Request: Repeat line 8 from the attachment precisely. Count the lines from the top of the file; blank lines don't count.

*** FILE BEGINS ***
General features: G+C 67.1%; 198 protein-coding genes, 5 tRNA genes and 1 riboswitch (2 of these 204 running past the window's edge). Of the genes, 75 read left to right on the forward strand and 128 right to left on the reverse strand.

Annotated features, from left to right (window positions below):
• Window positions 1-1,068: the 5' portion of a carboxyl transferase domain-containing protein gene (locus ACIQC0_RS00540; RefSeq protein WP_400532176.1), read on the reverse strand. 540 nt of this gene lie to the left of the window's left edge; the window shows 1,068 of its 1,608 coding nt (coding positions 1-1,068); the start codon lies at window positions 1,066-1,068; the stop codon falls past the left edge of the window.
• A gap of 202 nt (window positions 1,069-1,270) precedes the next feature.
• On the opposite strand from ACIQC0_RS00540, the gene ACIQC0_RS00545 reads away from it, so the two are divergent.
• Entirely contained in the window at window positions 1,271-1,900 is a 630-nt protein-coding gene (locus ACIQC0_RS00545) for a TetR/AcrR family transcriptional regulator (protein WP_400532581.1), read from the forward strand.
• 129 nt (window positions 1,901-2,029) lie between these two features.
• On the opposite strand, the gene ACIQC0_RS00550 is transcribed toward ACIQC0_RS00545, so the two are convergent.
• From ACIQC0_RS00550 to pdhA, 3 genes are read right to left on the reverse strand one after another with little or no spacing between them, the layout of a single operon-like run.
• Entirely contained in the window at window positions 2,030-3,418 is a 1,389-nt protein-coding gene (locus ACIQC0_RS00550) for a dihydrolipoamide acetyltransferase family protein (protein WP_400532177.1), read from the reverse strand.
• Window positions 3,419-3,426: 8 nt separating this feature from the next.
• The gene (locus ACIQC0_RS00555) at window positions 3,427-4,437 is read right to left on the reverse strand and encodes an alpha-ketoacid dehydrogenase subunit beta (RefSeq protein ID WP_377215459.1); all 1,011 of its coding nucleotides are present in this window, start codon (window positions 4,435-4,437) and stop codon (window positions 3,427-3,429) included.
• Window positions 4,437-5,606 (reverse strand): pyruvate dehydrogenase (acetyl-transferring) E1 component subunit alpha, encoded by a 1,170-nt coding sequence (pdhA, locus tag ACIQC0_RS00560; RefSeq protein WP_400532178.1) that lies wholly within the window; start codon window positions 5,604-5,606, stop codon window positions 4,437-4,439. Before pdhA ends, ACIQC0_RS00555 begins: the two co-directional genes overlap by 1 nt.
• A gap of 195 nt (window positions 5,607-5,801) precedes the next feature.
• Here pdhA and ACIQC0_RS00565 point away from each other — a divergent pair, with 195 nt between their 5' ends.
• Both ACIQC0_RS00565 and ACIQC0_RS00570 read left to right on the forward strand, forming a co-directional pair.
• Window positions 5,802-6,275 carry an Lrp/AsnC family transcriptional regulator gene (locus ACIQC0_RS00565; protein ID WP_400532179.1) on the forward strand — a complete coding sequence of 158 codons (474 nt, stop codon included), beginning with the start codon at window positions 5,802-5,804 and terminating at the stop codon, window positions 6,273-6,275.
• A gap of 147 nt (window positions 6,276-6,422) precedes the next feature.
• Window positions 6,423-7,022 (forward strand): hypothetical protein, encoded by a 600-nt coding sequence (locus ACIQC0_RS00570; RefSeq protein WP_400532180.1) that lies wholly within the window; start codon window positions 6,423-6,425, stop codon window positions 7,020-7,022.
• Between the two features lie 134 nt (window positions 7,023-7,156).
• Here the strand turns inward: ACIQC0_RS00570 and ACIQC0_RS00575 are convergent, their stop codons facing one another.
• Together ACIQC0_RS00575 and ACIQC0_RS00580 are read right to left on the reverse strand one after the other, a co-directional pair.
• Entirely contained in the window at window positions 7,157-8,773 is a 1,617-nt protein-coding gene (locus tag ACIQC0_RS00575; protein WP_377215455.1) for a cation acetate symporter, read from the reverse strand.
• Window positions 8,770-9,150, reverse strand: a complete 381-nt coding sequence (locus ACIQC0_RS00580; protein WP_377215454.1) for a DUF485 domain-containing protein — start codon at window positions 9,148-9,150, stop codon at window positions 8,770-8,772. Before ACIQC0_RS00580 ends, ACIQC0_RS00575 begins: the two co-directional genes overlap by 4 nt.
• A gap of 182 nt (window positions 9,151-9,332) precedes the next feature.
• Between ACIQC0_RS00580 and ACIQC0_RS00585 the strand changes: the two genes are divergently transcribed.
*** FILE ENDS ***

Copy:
• On the opposite strand, the gene ACIQC0_RS00550 is transcribed toward ACIQC0_RS00545, so the two are convergent.